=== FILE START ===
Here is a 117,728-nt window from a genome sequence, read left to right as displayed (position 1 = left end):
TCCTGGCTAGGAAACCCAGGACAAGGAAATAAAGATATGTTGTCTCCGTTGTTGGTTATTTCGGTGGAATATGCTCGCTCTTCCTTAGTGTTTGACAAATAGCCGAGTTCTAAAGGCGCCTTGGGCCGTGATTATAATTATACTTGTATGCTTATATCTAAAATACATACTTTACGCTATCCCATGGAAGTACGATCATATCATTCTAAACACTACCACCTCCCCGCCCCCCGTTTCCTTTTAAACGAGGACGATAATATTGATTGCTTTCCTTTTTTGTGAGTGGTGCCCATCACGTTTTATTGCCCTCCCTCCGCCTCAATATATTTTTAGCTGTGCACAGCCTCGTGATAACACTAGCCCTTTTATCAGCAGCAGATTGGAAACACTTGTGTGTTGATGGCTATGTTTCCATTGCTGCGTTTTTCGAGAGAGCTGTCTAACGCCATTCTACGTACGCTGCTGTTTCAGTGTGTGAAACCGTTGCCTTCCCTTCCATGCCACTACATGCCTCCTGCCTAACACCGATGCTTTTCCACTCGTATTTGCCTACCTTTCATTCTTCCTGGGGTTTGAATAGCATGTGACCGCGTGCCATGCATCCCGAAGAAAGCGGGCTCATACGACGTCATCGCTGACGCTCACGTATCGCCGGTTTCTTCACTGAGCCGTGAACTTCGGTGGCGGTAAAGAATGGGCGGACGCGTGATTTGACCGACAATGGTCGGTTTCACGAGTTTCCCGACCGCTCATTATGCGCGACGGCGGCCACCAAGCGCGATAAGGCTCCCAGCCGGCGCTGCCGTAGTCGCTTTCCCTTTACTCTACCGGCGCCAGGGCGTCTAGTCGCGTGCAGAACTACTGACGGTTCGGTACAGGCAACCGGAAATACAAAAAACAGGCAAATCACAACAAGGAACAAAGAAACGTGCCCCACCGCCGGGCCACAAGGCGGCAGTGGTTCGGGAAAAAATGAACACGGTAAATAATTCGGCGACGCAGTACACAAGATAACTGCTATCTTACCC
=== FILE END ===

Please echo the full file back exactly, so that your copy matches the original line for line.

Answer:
Here is a 117,728-nt window from a genome sequence, read left to right as displayed (position 1 = left end):
TCCTGGCTAGGAAACCCAGGACAAGGAAATAAAGATATGTTGTCTCCGTTGTTGGTTATTTCGGTGGAATATGCTCGCTCTTCCTTAGTGTTTGACAAATAGCCGAGTTCTAAAGGCGCCTTGGGCCGTGATTATAATTATACTTGTATGCTTATATCTAAAATACATACTTTACGCTATCCCATGGAAGTACGATCATATCATTCTAAACACTACCACCTCCCCGCCCCCCGTTTCCTTTTAAACGAGGACGATAATATTGATTGCTTTCCTTTTTTGTGAGTGGTGCCCATCACGTTTTATTGCCCTCCCTCCGCCTCAATATATTTTTAGCTGTGCACAGCCTCGTGATAACACTAGCCCTTTTATCAGCAGCAGATTGGAAACACTTGTGTGTTGATGGCTATGTTTCCATTGCTGCGTTTTTCGAGAGAGCTGTCTAACGCCATTCTACGTACGCTGCTGTTTCAGTGTGTGAAACCGTTGCCTTCCCTTCCATGCCACTACATGCCTCCTGCCTAACACCGATGCTTTTCCACTCGTATTTGCCTACCTTTCATTCTTCCTGGGGTTTGAATAGCATGTGACCGCGTGCCATGCATCCCGAAGAAAGCGGGCTCATACGACGTCATCGCTGACGCTCACGTATCGCCGGTTTCTTCACTGAGCCGTGAACTTCGGTGGCGGTAAAGAATGGGCGGACGCGTGATTTGACCGACAATGGTCGGTTTCACGAGTTTCCCGACCGCTCATTATGCGCGACGGCGGCCACCAAGCGCGATAAGGCTCCCAGCCGGCGCTGCCGTAGTCGCTTTCCCTTTACTCTACCGGCGCCAGGGCGTCTAGTCGCGTGCAGAACTACTGACGGTTCGGTACAGGCAACCGGAAATACAAAAAACAGGCAAATCACAACAAGGAACAAAGAAACGTGCCCCACCGCCGGGCCACAAGGCGGCAGTGGTTCGGGAAAAAATGAACACGGTAAATAATTCGGCGACGCAGTACACAAGATAACTGCTATCTTACCC